Fig. 1: General watermarking system
There are two main watermarking domains namely spatial and frequency domain . In spatial domain
attack of Watermarked
i: original image . w: watermark. wi: watermarked image. awi: attacked watermarked image. ew: extracted watermark after attack.
WSEAS TRANSACTIONS on SYSTEMS Mohamed Tahar Ben Othman
E-ISSN: 2224-2678 510 Volume 13, 2014
techniques the watermark is embedded directly into the pixel data. In frequency domain techniques a transformation of the image to the frequency domain is made first using transforms such as SVD, DCT, DFT, or DWT. The watermark is embedded to the frequency domain coefficients and then the inverse transform is performed to restore the watermarked image. Several techniques were used for image watermarking and used to maintain a certain level of some aspects mentioned above among these techniques are: Matrix Norm Quantization [1,2], Hamming Codes , Singular Value Decomposition watermarking [4,5], DFT [5,6], Arnold Scrambling , Dual-Tree wavelet transform (DWT) [5,8], Discrete Cosine Transform (DCT) . Some solutions mixed both spatial and frequency domains  to get better results. Several papers discussed the open research issues like in [17-31]. Our work is spatial watermarking technique based on image clustering using the Content Addressable Method (CAM). Each cluster contains all pixels of the image which have the same content address provided by the CAM technique. The rest of this paper will be as follows: A review of the related works is presented in Section 2. Introduction to watermarking domains is presented in Section 3. The proposed System is given in Section 4. Section 5 shows the different experiments results, followed by a conclusion and future directions in Section 6.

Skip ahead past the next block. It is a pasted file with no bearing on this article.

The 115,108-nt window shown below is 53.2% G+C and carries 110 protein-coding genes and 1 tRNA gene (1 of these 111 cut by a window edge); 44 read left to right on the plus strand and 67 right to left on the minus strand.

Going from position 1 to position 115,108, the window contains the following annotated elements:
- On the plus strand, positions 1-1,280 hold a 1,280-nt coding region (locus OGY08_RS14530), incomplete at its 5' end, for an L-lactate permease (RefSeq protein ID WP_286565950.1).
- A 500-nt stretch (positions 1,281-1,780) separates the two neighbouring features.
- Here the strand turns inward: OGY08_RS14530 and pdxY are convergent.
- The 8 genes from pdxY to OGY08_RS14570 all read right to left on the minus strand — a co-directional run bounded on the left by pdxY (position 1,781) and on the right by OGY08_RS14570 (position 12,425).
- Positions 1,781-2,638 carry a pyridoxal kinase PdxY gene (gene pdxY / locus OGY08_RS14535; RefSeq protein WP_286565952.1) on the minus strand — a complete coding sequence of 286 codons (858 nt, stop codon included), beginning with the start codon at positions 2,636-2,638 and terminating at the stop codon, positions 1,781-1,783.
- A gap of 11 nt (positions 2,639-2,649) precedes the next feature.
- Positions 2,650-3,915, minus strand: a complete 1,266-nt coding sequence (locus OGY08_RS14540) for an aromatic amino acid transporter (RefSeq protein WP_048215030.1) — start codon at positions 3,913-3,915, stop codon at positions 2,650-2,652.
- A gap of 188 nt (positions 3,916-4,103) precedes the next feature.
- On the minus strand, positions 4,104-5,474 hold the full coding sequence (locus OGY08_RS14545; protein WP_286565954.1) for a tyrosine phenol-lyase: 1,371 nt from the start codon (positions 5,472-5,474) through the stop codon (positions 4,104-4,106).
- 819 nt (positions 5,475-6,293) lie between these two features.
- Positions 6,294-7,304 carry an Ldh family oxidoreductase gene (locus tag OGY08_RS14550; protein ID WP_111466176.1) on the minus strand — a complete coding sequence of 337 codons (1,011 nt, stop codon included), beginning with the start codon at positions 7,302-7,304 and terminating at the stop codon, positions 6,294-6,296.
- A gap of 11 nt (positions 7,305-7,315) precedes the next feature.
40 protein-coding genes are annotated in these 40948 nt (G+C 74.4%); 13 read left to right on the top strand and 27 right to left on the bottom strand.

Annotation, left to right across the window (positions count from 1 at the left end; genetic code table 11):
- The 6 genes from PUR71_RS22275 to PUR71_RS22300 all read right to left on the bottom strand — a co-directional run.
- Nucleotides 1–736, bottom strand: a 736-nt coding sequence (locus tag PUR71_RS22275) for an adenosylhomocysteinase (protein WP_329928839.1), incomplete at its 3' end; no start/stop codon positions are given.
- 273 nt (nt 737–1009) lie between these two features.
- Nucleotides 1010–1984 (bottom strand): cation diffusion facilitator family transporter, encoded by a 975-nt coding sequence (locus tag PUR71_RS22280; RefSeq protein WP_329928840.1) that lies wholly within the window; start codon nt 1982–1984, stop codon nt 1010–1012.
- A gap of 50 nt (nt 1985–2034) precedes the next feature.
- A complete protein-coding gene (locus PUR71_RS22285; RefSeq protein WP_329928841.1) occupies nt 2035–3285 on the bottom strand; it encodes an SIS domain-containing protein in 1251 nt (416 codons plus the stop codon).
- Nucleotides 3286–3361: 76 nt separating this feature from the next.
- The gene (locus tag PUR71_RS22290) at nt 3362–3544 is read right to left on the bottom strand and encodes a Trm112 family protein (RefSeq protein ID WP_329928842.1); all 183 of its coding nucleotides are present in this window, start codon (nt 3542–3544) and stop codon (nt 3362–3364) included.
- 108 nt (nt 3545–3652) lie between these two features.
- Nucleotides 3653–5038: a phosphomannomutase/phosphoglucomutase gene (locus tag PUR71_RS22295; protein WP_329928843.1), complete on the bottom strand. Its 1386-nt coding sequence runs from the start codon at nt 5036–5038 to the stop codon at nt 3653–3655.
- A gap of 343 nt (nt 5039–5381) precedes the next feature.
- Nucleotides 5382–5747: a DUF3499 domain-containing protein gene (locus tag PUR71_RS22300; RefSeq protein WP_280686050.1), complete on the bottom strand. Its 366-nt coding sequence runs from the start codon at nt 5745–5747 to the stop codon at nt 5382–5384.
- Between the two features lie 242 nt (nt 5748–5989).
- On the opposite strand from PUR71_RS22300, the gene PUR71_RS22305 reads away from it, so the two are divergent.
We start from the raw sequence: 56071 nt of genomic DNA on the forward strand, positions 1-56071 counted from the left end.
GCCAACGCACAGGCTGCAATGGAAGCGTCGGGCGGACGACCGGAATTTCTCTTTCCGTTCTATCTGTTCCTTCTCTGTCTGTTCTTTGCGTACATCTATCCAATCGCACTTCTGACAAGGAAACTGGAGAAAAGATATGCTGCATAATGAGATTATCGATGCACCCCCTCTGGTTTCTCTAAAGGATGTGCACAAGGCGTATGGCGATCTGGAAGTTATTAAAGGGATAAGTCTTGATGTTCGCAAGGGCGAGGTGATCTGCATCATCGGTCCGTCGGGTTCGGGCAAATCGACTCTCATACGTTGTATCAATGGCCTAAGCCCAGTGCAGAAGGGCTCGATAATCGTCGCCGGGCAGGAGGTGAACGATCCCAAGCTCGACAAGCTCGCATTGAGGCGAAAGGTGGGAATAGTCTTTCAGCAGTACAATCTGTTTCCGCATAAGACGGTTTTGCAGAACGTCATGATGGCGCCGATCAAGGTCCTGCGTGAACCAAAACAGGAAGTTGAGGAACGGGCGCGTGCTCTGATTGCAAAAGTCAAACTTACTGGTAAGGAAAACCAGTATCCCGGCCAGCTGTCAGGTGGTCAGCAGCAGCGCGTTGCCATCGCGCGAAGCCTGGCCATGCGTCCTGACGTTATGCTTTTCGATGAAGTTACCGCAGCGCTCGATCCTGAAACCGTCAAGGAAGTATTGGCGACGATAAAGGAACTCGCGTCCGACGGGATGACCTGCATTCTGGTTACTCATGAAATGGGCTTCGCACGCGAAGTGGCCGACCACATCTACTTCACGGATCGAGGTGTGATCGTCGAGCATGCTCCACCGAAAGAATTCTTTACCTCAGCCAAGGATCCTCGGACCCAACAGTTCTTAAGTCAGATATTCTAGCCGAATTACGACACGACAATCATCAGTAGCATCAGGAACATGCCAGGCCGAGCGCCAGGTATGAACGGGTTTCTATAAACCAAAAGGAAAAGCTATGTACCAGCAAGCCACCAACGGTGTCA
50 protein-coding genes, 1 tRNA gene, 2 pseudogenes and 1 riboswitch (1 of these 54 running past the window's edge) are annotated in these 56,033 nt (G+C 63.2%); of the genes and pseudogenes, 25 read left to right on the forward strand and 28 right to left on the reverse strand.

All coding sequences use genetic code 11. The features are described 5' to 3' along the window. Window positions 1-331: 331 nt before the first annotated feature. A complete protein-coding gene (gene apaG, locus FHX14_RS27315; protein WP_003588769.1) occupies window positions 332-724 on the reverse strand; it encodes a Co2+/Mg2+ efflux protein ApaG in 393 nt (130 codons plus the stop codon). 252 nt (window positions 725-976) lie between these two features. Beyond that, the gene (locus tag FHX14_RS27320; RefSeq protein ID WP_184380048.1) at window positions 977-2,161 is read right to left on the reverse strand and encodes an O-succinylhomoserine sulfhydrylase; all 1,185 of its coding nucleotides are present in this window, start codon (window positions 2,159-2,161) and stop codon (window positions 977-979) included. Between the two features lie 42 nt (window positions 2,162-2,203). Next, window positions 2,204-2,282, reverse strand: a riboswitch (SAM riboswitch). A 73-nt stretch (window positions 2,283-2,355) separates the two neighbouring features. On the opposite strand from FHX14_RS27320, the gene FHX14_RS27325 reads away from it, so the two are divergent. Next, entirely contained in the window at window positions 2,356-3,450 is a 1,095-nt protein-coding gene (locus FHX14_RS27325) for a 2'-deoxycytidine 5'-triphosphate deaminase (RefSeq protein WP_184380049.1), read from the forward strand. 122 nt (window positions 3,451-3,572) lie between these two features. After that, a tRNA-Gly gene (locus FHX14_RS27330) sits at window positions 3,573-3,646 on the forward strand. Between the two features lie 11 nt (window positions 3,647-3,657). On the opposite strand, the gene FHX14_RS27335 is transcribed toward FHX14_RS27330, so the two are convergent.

2 Related works In this section, we will give a brief study of some researches that used clustering in their watermark system. Lingling et al used in  the Statistical Quantity Histogram (SQH) shifting and clustering to construct a new watermark system for good robustness and low run-time complexity. They obtained comprehensive performance in terms of reversibility and robustness. Their work focused mainly on different masking models for various kinds of attacks. In , Yan Haowen proposed a watermarking technique by shuffling the cover image, extracting the feature points of the data which are grouped as clusters and then the watermark is embedded in the LSBs. This system is proposed mainly to protect copyrights. No intensive experiments were conducted which gives the main drawback of this technique. An enhancement of a watermarking algorithm based on kernel fuzzy clustering and singular value decomposition in the complex wavelet transform domain is proposed in . The host image, also referred to as cover image,